The Chilean right-wing is salivating.
Buoyed by a better-than-expected showing in mid-December’s first-round presidential voting, conservative candidate and billionaire business magnate Sebastián Piñera is the frontrunner to triumph when Chileans return to the polls on January 17.
Proclaiming himself the populist “change” candidate, Piñera has capitalized on long-simmering dissatisfaction with the corruption and staid thinking of the ruling center-left parties. He promises to lead Chile into a new era of fresh ideas and honest government. Even the popular and nominally progressive current president, Michelle Bachelet, has been unable to put the brakes on this apparent rightward turn by the change-starved Chilean people.
A Piñera victory would give Chile its first right-wing government since the U.S.-backed Augusto Pinochet dictatorship (1973-90), and its first elected right-wing government since Jorge Alessandri took office in 1958. This puts the South American nation in stark contrast to its neighbors, where increasingly active social movements have swept a new generation of progressive and populist leaders into office.
With the Chilean right-wing closer to taking the reins of power than at any moment since Pinochet’s departure, Chile appears to be a regional anomaly. But is this a fair characterization of the Southern Cone nation and its people? And is there any hope of a resurgence of the movements that brought Salvador Allende into office four decades ago as the world’s first democratically elected socialist president?
The Chilean Political Climate
The post-Pinochet political system has amply demonstrated that it works for, and is designed to work for, those with power and privilege. Even victories at the ballot box for a series of nominally left-wing Chilean presidents — every one since Pinochet’s departure, including current head-of-state and Socialist Party member Michelle Bachelet — have failed to bring about profound changes in the oppressive structures that the dictatorship left behind.
While several Latin American nations have held constitutional assemblies in order to discard the constitutions that military regimes instituted, the Chilean state’s guiding document is still the same one produced under the Pinochet dictatorship.
True, Bachelet made important reforms to the Chilean constitution, such as increasing government control over the armed forces, and eliminating provisions that allowed for the appointment of “senators for life.” However, it’s simply too early to declare, as Bachelet has done, that Chile has finalized its transition to democracy. In an issue that has repeatedly drawn the ire of international human rights organizations such as Amnesty International and Human Rights Watch, Bachelet has followed her predecessors’ lead in applying the constitution’s draconian “anti-terrorism” provisions to indigenous Mapuche protesters in the country’s south. In one recent case, a federal police officer shot an indigenous protester in the back and killed him.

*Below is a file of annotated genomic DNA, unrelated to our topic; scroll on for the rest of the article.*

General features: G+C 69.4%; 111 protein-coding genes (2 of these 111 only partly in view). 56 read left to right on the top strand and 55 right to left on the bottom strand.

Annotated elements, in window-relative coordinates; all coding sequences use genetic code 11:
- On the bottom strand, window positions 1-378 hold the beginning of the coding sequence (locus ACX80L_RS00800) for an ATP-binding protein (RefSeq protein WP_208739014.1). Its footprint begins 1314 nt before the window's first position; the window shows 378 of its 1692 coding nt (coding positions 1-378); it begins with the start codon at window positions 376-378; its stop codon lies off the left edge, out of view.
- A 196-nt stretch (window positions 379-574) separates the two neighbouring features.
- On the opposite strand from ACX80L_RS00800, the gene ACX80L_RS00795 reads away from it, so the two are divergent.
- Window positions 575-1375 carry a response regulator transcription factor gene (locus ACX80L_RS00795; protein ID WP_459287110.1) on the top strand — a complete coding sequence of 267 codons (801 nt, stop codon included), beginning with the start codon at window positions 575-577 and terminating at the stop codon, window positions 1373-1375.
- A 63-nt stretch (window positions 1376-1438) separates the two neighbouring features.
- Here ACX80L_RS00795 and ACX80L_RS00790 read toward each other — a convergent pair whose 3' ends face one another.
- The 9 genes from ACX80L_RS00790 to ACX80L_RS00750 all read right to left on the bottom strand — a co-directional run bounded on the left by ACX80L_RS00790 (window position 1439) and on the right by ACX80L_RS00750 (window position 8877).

Along with drafting a new constitution, the other third rail for Chilean politics is the country’s neoliberal economic system, imposed by the dictatorship and its Chicago-trained economists. Bachelet herself ran on a platform of continuing with the country’s adherence to a free-market, export-dominated economic model, though she also pledged, and to a modest extent delivered, a larger safety net for the have-nots (expanding, for example, health care benefits for the elderly).
To a degree, Bachelet’s strategy has worked. Chile is the world’s largest copper exporter. High prices for the metal on the world market — fueled by demand from China and other rising Asian economies — have filled the state’s coffers during Bachelet’s administration. This influx has thus far allowed the country to avoid the worst of the world economic crisis, and Bachelet’s approval rating has doubled. As of fall 2009, fewer than one in six Chileans disapproved of her job performance.
Still, Chile has a stubbornly high level of income inequality, particularly for a middle-income nation. Palliative measures will not be enough to bring of the benefits of the country’s economic boom to the millions who have been left behind.
Chilean civil society has not been entirely quiescent. A remarkable student movement blossomed in 2006 to fight for increased public support for education and the repeal of Pinochet-era education laws. Indigenous Mapuche activists are in the midst of a courageous effort to retake their land in Chile’s south. Labor unions have seen an uptick in militancy. These flashes of activity aside, the Chilean political landscape is desperately lacking the sort of grassroots engagement that has characterized much of the rest of Latin America in recent years.
Undoubtedly, Chilean social movements still bear some of the scars from the brutal repression of the Pinochet years, when some 100,000 people were tortured (and thousands “disappeared”). It’s not uncommon for parents even today to warn their university-age children against getting involved in something as innocuous-sounding as campus politics, for fear that in the event of another coup d’état, activists will again be targeted by government agents of repression.